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Prison chaplains perform many roles, but their main responsibility is to tend to the spiritual and emotional needs of prison inmates. How chaplains do that varies depending on the prison population and the problems those particular inmates face. Prison chaplains, then, must be flexible and ready to help inmates with a wide range of issues.
Many inmates rely on prison chaplains to discuss spiritual matters with them. They may have questions about how to reconcile their crimes with their spiritual beliefs. Prisoners may wonder how to seek forgiveness for their transgressions. Some inmates may turn to religion for the first time as a way to find the emotional strength to survive their prison terms.
A prison chaplain must help inmates tackle their spiritual concerns by listening, giving advice and showing that he empathizes with members of the prison population.
Inmates may turn to the prison chaplain not to discuss matters of spirituality, but to wrestle with other dilemmas. Prisoners may be struggling with drug or alcohol addiction. They may have suffered physical or sexual abuse as children. They may have difficulty controlling their anger. Prison chaplains must be available to offer counseling on all of these issues.
Religious Program Management
Prison chaplains make sure all prison inmates have an opportunity to practice their religions. Chaplains work with prison staff so that inmates have time for daily prayer, if that is part of their faith, and can attend prison religious services. This requires prison chaplains to have knowledge of a wide variety of religions and their practices.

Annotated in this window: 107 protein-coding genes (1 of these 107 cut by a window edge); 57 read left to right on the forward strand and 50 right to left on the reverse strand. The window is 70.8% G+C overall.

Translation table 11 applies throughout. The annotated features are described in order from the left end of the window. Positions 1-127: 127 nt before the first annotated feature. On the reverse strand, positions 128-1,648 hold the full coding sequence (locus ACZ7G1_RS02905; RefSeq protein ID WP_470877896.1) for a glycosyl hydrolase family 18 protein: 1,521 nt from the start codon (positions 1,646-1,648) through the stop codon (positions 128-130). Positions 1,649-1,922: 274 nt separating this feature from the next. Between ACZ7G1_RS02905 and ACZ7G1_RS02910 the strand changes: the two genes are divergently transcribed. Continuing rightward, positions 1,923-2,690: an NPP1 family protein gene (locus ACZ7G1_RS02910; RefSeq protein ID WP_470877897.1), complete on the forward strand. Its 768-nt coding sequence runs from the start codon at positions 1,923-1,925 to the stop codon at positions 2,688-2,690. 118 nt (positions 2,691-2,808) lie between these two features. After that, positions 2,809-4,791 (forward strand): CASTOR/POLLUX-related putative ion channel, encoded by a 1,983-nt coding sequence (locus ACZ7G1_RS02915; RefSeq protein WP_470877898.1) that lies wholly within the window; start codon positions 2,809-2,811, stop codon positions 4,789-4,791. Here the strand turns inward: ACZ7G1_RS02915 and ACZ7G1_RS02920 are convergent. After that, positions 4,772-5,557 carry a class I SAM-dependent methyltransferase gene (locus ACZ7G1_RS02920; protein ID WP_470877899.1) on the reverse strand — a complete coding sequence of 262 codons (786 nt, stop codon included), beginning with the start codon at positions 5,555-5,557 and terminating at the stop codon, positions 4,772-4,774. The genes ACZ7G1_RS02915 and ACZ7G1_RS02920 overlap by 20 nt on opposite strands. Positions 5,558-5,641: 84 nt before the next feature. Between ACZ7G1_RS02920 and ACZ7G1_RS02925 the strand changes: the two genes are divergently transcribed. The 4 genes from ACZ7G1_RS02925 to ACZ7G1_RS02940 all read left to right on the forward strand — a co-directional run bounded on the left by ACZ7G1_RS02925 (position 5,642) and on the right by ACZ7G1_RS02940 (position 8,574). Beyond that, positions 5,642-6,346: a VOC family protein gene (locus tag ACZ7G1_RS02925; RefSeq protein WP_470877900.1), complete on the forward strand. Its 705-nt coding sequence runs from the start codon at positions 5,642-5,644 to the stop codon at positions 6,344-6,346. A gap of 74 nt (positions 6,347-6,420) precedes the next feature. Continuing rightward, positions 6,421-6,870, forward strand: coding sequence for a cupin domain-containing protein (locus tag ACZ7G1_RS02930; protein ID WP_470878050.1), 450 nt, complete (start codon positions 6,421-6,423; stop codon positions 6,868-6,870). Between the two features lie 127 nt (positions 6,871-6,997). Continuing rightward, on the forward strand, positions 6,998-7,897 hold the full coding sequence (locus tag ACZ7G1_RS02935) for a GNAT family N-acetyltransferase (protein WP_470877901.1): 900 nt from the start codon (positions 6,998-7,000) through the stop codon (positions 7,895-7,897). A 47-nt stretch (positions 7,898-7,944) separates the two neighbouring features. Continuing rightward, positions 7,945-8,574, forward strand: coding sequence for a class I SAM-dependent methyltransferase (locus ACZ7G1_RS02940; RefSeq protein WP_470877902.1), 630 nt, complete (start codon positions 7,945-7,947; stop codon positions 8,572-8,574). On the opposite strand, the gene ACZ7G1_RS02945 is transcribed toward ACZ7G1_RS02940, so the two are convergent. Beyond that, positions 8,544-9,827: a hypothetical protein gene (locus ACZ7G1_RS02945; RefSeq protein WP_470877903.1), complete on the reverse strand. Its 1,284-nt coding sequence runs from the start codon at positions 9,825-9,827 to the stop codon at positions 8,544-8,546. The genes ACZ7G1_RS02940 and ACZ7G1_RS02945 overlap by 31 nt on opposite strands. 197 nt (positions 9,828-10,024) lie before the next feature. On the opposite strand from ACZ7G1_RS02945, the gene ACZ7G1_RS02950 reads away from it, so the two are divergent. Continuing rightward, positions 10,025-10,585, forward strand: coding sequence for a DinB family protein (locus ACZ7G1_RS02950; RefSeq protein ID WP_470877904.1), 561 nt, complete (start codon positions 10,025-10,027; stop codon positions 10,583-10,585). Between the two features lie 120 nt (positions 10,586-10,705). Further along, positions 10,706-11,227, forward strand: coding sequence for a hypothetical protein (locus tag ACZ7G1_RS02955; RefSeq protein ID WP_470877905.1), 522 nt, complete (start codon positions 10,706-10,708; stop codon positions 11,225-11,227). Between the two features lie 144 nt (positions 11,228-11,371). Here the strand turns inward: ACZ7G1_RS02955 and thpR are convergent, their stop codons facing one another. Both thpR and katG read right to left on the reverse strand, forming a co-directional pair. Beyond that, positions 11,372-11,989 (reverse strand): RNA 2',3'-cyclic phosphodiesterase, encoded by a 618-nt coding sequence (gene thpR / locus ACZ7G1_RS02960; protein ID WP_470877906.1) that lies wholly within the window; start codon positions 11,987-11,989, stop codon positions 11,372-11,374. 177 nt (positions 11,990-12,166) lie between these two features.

Prison chaplains work with outside groups to find volunteers who can provide religious services and activities inside the prison for inmates of various faiths. Volunteers can ensure that all inmates are able to observe their religious practices even if the chaplain is not a representative of their particular denomination.
Don Rafner has been writing professionally since 1992, with work published in "The Washington Post," "Chicago Tribune," "Phoenix Magazine" and several trade magazines. He is also the managing editor of "Midwest Real Estate News." He specializes in writing about mortgage lending, personal finance, business and real-estate topics. He holds a Bachelor of Arts in journalism from the University of Illinois.